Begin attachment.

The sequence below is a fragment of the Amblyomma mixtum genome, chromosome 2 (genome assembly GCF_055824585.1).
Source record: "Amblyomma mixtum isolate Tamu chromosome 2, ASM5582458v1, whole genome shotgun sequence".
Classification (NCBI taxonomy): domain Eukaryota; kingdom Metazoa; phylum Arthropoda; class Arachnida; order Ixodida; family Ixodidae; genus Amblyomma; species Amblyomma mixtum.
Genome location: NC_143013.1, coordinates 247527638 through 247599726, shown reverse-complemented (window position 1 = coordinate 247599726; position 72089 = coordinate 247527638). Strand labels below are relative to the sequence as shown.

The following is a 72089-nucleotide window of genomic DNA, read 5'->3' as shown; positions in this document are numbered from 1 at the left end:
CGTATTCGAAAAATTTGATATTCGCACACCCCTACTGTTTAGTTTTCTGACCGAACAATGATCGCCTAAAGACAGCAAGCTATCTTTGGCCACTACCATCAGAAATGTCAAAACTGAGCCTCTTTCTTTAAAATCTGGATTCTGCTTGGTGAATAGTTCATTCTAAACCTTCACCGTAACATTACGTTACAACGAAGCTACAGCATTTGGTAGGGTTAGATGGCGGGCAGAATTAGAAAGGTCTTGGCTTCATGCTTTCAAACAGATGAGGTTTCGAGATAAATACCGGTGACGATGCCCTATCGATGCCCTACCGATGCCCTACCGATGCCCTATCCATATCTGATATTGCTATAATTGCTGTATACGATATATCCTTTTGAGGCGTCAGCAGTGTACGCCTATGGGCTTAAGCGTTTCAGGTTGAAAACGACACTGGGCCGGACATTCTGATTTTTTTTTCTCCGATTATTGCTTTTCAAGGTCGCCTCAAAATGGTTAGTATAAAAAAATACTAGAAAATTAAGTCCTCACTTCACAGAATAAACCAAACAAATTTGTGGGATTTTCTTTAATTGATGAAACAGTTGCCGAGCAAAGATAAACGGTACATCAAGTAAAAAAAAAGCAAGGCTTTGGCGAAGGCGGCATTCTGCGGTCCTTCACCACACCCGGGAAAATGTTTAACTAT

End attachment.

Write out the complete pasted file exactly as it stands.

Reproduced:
The sequence below is a fragment of the Amblyomma mixtum genome, chromosome 2 (genome assembly GCF_055824585.1).
Source record: "Amblyomma mixtum isolate Tamu chromosome 2, ASM5582458v1, whole genome shotgun sequence".
Classification (NCBI taxonomy): domain Eukaryota; kingdom Metazoa; phylum Arthropoda; class Arachnida; order Ixodida; family Ixodidae; genus Amblyomma; species Amblyomma mixtum.
Genome location: NC_143013.1, coordinates 247527638 through 247599726, shown reverse-complemented (window position 1 = coordinate 247599726; position 72089 = coordinate 247527638). Strand labels below are relative to the sequence as shown.

The following is a 72089-nucleotide window of genomic DNA, read 5'->3' as shown; positions in this document are numbered from 1 at the left end:
CGTATTCGAAAAATTTGATATTCGCACACCCCTACTGTTTAGTTTTCTGACCGAACAATGATCGCCTAAAGACAGCAAGCTATCTTTGGCCACTACCATCAGAAATGTCAAAACTGAGCCTCTTTCTTTAAAATCTGGATTCTGCTTGGTGAATAGTTCATTCTAAACCTTCACCGTAACATTACGTTACAACGAAGCTACAGCATTTGGTAGGGTTAGATGGCGGGCAGAATTAGAAAGGTCTTGGCTTCATGCTTTCAAACAGATGAGGTTTCGAGATAAATACCGGTGACGATGCCCTATCGATGCCCTACCGATGCCCTACCGATGCCCTATCCATATCTGATATTGCTATAATTGCTGTATACGATATATCCTTTTGAGGCGTCAGCAGTGTACGCCTATGGGCTTAAGCGTTTCAGGTTGAAAACGACACTGGGCCGGACATTCTGATTTTTTTTTCTCCGATTATTGCTTTTCAAGGTCGCCTCAAAATGGTTAGTATAAAAAAATACTAGAAAATTAAGTCCTCACTTCACAGAATAAACCAAACAAATTTGTGGGATTTTCTTTAATTGATGAAACAGTTGCCGAGCAAAGATAAACGGTACATCAAGTAAAAAAAAAGCAAGGCTTTGGCGAAGGCGGCATTCTGCGGTCCTTCACCACACCCGGGAAAATGTTTAACTAT